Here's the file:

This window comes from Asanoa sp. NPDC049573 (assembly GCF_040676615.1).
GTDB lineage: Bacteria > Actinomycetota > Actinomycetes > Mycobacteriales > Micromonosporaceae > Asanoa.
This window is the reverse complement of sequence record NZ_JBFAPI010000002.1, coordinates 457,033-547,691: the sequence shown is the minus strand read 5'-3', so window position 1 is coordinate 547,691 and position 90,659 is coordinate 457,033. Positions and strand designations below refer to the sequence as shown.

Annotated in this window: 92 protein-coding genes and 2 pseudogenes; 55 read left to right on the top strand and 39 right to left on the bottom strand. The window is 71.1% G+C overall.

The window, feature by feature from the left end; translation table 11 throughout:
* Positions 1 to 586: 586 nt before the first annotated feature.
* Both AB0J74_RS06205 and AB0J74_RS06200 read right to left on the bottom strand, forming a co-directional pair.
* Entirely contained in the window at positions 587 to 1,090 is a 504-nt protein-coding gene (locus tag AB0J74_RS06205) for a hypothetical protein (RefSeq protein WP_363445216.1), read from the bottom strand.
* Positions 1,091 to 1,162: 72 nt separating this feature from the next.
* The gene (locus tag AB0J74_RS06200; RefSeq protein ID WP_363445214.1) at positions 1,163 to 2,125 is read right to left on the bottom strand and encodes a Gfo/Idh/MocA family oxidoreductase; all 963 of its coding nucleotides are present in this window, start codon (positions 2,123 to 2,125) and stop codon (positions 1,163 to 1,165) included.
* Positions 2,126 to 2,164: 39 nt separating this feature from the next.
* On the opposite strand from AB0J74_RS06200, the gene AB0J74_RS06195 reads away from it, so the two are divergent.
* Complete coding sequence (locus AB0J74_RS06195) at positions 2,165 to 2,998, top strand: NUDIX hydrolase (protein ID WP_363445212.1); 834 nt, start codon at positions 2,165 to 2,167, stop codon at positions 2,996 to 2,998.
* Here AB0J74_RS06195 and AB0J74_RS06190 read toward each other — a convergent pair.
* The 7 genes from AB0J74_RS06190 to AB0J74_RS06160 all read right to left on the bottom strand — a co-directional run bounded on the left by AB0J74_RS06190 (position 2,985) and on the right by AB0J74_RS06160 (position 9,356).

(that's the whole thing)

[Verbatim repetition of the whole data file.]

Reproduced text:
This window comes from Asanoa sp. NPDC049573 (assembly GCF_040676615.1).
GTDB lineage: Bacteria > Actinomycetota > Actinomycetes > Mycobacteriales > Micromonosporaceae > Asanoa.
This window is the reverse complement of sequence record NZ_JBFAPI010000002.1, coordinates 457,033-547,691: the sequence shown is the minus strand read 5'-3', so window position 1 is coordinate 547,691 and position 90,659 is coordinate 457,033. Positions and strand designations below refer to the sequence as shown.

Annotated in this window: 92 protein-coding genes and 2 pseudogenes; 55 read left to right on the top strand and 39 right to left on the bottom strand. The window is 71.1% G+C overall.

The window, feature by feature from the left end; translation table 11 throughout:
* Positions 1 to 586: 586 nt before the first annotated feature.
* Both AB0J74_RS06205 and AB0J74_RS06200 read right to left on the bottom strand, forming a co-directional pair.
* Entirely contained in the window at positions 587 to 1,090 is a 504-nt protein-coding gene (locus tag AB0J74_RS06205) for a hypothetical protein (RefSeq protein WP_363445216.1), read from the bottom strand.
* Positions 1,091 to 1,162: 72 nt separating this feature from the next.
* The gene (locus tag AB0J74_RS06200; RefSeq protein ID WP_363445214.1) at positions 1,163 to 2,125 is read right to left on the bottom strand and encodes a Gfo/Idh/MocA family oxidoreductase; all 963 of its coding nucleotides are present in this window, start codon (positions 2,123 to 2,125) and stop codon (positions 1,163 to 1,165) included.
* Positions 2,126 to 2,164: 39 nt separating this feature from the next.
* On the opposite strand from AB0J74_RS06200, the gene AB0J74_RS06195 reads away from it, so the two are divergent.
* Complete coding sequence (locus AB0J74_RS06195) at positions 2,165 to 2,998, top strand: NUDIX hydrolase (protein ID WP_363445212.1); 834 nt, start codon at positions 2,165 to 2,167, stop codon at positions 2,996 to 2,998.
* Here AB0J74_RS06195 and AB0J74_RS06190 read toward each other — a convergent pair.
* The 7 genes from AB0J74_RS06190 to AB0J74_RS06160 all read right to left on the bottom strand — a co-directional run bounded on the left by AB0J74_RS06190 (position 2,985) and on the right by AB0J74_RS06160 (position 9,356).